Chicago Cubs: Top 10 Prospects With Scouting Reports

Chicago Cubs: Scouting Reports

Baseball America's Top 10 Prospects lists are based on projections of a player's long-term worth after discussions with scouting and player-development personnel. All players who haven't exceeded the major league rookie standards of 130 at-bats or 50 innings pitched (without regard to service time) are eligible. Ages are as of April 1, 2008.

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After coming within five outs of making the World Series in 2003, the Cubs spiraled downward. They blew the National League wild card in the final week of the 2004 season, then dropped to 79 victories in 2005 and 66 in 2006 despite expecting to contend in both years.

The farm system regressed as well. Chicago topped Baseball America's organization talent rankings at the outset of the 2002 season, then steadily slipped to third, seventh, 10th, 15th and 18th over the next five years as injuries, trades and attrition took their tool.

Desperate to reverse their fortunes in 2007, the Cubs had no other choice last offseason but to plunge into the free-agent market. Chicago doled out contracts totaling $297.7 million to 10 free agents—and it worked. Returnee Aramis Ramirez and newcomers Alfonso Soriano, Ted Lilly, Jason Marquis, Mark DeRosa and Cliff Floyd played significant roles as the Cubs won 85 games, just enough to squeak by in the NL Central.

The farm system also played a significant role, as several homegrown products who had come up in previous seasons took steps forward. Carlos Marmol went from a 5.99 ERA as a starter in 2006 to a 1.43 ERA as an untouchable setup man in 2007. Rich Hill and Sean Marshall solidified the rotation by posting identical 3.92 ERAs and combining for 18 wins.

Ryan Theriot unexpectedly claimed the shortstop job and, along with former Louisiana State double-play partner Mike Fontenot, injected some much-needed energy into the lineup. Geovany Soto performed so well during his September callup that he started two of the Cubs' three playoff games behind the plate. Kevin Hart also earned a postseason roster spot after opening eyes in September.

Chicago will continue to rely heavily on veterans as it tries to build on its 2007 turnaround, though a few youngsters will get the opportunity to contribute. The catching job is Soto's to lose. Hart and Sean Gallagher will compete for jobs at the back of the rotation and in long relief, and Billy Petrick also will factor into the bullpen. Felix Pie, who lost his rookie status while serving as an extra outfielder, could play a more prominent role.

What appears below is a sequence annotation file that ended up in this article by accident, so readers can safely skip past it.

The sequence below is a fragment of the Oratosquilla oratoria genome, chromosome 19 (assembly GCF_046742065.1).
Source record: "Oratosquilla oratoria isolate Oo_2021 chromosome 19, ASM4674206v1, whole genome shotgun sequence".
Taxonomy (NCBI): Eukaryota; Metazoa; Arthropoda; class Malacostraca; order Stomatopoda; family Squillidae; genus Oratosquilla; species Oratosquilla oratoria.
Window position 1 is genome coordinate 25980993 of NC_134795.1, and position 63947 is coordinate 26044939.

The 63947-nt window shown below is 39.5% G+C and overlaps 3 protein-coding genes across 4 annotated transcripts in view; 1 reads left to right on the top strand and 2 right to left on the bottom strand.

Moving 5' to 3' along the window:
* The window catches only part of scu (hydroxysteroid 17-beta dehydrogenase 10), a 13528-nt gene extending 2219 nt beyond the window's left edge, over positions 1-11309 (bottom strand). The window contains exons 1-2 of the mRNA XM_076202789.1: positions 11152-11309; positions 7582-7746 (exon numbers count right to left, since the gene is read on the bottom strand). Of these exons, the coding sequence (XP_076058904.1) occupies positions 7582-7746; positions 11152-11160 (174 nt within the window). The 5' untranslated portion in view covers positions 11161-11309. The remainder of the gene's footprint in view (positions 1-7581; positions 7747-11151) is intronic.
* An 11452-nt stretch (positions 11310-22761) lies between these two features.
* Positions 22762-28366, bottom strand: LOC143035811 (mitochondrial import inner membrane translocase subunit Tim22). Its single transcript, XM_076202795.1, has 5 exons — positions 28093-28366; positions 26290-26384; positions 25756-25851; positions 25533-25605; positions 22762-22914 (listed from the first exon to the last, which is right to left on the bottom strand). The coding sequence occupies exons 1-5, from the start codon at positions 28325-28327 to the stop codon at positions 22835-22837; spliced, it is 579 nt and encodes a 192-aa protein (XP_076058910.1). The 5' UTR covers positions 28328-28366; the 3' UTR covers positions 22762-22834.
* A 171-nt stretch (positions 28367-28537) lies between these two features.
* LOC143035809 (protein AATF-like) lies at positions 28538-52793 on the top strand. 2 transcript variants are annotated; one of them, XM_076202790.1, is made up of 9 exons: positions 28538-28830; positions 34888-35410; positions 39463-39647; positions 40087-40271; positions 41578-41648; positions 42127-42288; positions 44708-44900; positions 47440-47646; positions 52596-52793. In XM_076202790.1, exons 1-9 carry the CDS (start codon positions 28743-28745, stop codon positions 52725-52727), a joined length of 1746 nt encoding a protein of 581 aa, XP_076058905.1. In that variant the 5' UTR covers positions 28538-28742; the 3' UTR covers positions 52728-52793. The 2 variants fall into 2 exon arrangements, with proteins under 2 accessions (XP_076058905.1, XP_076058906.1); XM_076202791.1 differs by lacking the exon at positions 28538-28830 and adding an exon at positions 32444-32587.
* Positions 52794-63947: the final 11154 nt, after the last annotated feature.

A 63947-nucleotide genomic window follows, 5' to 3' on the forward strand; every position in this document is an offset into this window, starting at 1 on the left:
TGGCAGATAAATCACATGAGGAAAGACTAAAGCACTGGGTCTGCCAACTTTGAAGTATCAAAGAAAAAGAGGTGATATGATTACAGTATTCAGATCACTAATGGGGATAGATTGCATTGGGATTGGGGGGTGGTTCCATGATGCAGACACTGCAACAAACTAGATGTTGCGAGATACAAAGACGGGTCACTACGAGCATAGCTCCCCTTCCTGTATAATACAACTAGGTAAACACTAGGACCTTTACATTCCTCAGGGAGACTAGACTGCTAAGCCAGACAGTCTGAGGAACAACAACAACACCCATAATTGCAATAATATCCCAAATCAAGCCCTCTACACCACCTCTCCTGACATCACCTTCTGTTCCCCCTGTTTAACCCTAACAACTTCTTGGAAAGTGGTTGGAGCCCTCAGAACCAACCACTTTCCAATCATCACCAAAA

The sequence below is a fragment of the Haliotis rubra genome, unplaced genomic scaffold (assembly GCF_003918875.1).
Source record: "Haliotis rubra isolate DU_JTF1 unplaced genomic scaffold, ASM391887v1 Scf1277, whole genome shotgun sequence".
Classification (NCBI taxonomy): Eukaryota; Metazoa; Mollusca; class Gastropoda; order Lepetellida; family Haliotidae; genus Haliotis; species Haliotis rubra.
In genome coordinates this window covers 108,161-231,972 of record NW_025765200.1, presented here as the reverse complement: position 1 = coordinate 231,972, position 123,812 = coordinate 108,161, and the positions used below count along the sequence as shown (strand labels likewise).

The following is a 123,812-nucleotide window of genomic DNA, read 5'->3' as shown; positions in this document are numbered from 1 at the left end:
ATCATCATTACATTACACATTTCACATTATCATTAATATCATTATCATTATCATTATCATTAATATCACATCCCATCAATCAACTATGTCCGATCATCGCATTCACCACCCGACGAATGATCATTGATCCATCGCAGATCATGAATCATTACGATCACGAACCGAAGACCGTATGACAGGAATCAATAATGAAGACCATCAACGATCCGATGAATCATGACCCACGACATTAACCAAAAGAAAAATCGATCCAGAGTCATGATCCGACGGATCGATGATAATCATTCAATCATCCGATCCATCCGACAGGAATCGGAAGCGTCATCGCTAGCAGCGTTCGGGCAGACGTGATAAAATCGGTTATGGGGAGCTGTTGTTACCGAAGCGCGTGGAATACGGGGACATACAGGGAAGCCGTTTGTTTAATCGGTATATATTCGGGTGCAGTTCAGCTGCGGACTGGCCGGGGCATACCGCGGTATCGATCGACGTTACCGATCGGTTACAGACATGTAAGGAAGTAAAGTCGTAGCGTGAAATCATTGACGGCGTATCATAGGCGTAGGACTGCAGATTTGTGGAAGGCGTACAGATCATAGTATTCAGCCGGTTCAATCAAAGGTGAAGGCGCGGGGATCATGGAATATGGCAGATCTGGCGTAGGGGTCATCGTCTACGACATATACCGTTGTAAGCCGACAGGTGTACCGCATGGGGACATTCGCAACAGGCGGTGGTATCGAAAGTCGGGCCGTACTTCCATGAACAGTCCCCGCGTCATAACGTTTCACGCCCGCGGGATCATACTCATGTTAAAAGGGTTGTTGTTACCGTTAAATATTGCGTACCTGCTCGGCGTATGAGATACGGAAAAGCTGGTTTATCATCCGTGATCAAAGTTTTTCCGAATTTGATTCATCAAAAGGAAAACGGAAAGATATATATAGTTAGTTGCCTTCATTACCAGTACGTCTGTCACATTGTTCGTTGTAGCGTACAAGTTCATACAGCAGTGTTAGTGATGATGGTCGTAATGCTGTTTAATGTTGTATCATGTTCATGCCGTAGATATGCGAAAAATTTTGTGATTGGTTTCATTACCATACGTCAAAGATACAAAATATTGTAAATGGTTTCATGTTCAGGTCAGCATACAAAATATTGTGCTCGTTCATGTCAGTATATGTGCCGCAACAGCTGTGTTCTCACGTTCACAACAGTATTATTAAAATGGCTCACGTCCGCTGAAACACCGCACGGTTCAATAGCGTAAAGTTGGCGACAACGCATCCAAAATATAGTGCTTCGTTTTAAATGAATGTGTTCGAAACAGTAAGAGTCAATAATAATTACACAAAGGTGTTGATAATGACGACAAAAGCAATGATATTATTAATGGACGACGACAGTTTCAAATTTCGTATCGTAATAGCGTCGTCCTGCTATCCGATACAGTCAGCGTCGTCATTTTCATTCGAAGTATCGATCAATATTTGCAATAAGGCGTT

The Cubs haven't signed a position player who developed into an all-star for them since Joe Girardi in 1986, but they have high hopes for Soto, Pie and four players taken by highly regarded scouting director Tim Wilken in his two drafts for the team. Both of Wilken's first-rounders, third baseman Josh Vitters (2006) and outfielder Tyler Colvin (2005), and two other 2006 draftees, catcher Josh Donaldson and second baseman Tony Thomas, appear on this Top 10 Prospects list.

While general manager Jim Hendry and his crew are on much firmer ground after the reversal of fortune, change is still afoot. The Tribune Co., which bought the team from the Wrigley Family in 1981, plans on selling the club in order to relieve some of its debt. The process is moving slower than expected and is unlikely to occur before the start of the 2008 season, but the Cubs are expected to become the first MLB team to fetch $1 billion dollars if, as planned, Wrigley Field is included in the transaction.

1.  Josh Vitters, 3b   Born: Aug. 27, 1989B-T: R-RHt: 6-3Wt: 200
 Drafted: HS—Cypress, Calif., 2007 (1st round)Signed by: Denny Henderson
Josh VittersBackground: Vitters pretty much cemented his status as a first-rounder in the summer before his senior year. After failing to make the U.S. junior team, he lit up the showcase circuit instead. He won MVP honors at the Cape Cod Classic, ranked as the top prospect at the Area Code Games and smacked three doubles at the Aflac Classic, all in the span of two weeks. Vitters didn't disappoint last spring, either, hitting .390 with nine homers in 24 games despite a bout with pneumonia and earning first-team All-America honors. The only question was how high he'd go in the 2007 draft. Both the Cubs (picking third) and the Pirates (fourth) coveted him, but the Royals seemed set on taking him at No. 2 the night before the draft. Then Kansas City decided California prep infielder Mike Moustakas would be signable, allowing Vitters to fall to Chicago. He became the highest draft pick in Cypress (Calif.) High history, going five spots higher than Scott Moore (a former Cubs farmhand) did to the Tigers five years earlier. Vitters held out all summer before officially signing minutes before the Aug. 15 deadline expired, landing a $3.2 million bonus. Rusty after his long layoff, he went just 6-for-51 (.118), but that didn't diminish the Cubs' enthusiasm about him. His brother Christian is an infielder in the Athletics system.